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displaying java GUIs on windows using remote SSH invocation

We have been successfully deploying a number of java and c++ IcePack
services on both windows 2000 and Solaris 8 platforms using Ice 1.4 for
over a year now. Up to this point, we have started the icepackregistry,
icepacknode and icepackadmin processes interactively from local bash shells
on windows (cygwin bash) and solaris. Our client gui services are written in
Java and display on both platforms with no problems.

Now, we want to make starting IcePack more convenient by not requiring
the user to start things interactively on various machines. Our goal is to build a
perl script that reads a configuration file for an icepack domain and starts
the registry, local and remote nodes and the admin automatically on all machines
in the domain.

We are using a perl script to start the ice services locally and remotely
(using SSH). Under solaris, in order to get the Java guis to display remotely,
we have had to add setting the X11 display authentication
( xhost + ) and the DISPLAY variable to the remote shell that starts an
icepack service.

However, if the perl script starts icepacknode remotely
using openSSH to a windows 2000 machine, nothing is displayed
from the java service. All indications from Ice show
that the application is running, yet all we see are the
java and ice (icepacknode, icebox) processes - the java
GUI does not display.

We have tried icepacknode and icepackregistry with and with
out the daemon option with no noticeable effect. We
have also run an X server on the windows 2000 system
with no success.

Does anyone have any ideas on might what be happening to our Java GUIs when
using SSH in a perl script to start icepacknode remotely on a Win2K box?



  • Hey guys,

    I'm really stuck with this java gui display problem and would appreciate any ideas.

    Is there any more information I can pass along to help you?

  • I'm sorry, but I can't really help. I suspect though that this has little to do with IcePack. What I would do is take IcePack out of the picture first and write a small program that launches your application on the remote host. A simple shell script should be enough. If you then see the same problems, you will have at least simplified the problem. If not, then we can start to look at any differences in the way processes are created by IcePack and your program in order to help narrow this down.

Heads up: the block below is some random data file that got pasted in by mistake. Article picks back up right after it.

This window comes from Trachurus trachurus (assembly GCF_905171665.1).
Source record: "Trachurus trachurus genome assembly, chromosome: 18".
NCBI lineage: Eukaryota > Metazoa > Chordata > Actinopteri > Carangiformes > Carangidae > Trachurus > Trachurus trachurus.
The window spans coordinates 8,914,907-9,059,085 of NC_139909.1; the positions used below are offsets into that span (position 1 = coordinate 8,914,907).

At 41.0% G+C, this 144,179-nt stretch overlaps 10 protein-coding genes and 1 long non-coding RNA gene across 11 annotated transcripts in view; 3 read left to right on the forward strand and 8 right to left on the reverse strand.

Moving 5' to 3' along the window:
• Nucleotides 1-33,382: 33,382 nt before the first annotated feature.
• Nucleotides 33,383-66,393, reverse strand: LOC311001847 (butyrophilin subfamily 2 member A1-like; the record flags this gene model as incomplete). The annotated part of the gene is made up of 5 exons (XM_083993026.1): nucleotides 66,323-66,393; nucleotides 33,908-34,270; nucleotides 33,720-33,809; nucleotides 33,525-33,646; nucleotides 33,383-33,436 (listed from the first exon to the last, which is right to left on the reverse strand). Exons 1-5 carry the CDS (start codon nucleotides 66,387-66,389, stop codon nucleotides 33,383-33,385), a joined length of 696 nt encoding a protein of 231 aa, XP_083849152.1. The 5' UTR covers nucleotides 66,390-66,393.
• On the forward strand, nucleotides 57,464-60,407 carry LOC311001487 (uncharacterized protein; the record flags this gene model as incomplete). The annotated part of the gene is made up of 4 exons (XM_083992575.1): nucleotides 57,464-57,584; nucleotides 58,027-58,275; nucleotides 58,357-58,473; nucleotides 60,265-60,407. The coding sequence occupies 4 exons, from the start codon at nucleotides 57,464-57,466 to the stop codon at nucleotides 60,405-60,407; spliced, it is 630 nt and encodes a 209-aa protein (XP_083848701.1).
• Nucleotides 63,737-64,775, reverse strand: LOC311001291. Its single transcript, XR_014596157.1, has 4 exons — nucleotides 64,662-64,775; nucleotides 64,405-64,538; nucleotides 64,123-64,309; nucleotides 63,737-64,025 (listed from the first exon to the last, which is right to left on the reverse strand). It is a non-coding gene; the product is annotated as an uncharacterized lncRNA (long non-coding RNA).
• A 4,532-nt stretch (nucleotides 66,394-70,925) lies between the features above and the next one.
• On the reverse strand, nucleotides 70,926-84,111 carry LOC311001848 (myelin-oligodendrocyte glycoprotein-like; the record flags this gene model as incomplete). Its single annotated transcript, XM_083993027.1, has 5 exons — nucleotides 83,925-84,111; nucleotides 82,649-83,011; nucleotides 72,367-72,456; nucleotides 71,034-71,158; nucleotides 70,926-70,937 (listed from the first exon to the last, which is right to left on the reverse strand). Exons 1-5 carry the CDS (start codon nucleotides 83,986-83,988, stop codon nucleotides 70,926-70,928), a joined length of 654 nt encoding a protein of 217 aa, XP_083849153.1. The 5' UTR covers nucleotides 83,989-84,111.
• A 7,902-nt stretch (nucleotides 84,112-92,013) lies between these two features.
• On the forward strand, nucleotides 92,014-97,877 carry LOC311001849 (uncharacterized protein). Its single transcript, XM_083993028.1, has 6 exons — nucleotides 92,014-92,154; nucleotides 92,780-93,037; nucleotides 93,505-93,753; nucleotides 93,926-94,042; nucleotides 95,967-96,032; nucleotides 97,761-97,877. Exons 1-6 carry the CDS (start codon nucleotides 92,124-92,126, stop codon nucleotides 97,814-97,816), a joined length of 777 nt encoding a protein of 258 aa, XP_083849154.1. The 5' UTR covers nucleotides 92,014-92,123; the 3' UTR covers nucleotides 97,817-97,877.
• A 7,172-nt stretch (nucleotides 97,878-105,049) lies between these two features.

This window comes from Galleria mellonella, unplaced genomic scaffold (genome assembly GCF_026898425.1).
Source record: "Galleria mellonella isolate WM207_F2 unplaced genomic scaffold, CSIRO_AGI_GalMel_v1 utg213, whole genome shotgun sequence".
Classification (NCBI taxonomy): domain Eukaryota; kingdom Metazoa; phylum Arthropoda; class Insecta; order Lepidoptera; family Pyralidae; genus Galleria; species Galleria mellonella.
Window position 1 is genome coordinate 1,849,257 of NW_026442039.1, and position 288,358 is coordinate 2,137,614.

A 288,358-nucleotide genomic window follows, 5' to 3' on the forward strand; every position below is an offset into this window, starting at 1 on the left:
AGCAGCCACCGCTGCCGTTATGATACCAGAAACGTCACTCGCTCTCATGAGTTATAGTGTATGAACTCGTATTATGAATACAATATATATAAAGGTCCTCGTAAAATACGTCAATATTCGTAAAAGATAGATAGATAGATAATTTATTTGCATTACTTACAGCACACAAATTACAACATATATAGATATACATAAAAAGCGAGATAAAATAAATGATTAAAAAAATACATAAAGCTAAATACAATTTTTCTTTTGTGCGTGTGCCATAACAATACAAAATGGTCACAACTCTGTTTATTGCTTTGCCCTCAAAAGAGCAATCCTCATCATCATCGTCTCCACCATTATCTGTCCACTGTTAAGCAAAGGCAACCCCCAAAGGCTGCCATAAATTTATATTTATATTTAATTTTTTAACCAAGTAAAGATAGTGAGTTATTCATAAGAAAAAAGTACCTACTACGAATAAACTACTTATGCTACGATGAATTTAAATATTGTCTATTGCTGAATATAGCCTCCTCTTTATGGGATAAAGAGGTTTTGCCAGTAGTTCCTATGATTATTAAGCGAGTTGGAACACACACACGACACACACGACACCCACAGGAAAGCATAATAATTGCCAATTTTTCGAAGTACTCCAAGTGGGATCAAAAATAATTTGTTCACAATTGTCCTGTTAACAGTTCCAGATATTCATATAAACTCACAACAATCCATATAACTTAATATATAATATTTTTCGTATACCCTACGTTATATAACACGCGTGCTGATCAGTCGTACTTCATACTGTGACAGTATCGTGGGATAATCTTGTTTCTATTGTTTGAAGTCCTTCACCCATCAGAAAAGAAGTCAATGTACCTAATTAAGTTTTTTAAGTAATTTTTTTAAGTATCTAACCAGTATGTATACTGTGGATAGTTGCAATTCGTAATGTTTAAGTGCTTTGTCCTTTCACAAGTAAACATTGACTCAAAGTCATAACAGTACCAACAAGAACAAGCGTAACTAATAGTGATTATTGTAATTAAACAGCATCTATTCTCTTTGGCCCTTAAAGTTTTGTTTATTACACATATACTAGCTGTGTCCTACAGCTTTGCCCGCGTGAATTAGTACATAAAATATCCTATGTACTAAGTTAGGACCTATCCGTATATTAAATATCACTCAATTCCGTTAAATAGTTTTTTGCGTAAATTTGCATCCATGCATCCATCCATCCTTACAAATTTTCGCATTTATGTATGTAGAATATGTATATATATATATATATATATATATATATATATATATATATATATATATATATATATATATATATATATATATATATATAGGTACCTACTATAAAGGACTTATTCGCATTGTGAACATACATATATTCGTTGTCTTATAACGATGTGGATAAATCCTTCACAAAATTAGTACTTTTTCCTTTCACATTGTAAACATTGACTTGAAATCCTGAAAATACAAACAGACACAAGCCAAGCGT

• Michi,

    You are right. This was not an IcePack problem, but we are still having a very difficult time trying to remotely start IcePack nodes on a PC for various reasons. Turns out that just trying to fire up a simple Java gui remotely using ssh does not work. We tried the kludge of using that Windows "at" command, but it requires the thing being started to be a Windows process and we are using cygwin bash scripts.

    So we have a more general question which is: Does ZeroC have any tools that would facilitate our goal as described in the 2nd paragraph in John's original message?

    I would assume we are not the only ones using Ice and trying to automate this process of starting up a domain on various platforms. Have you heard about any of your client's solutions for doing this?

    Any general suggestions or comments on accomplishing our goal here?

    Thanks again,

  • Sorry we don't have any tools that would do this. Off-hand, I don't know how you could best do what you want. A quick web search revealed the following. Maybe one of those will be useful.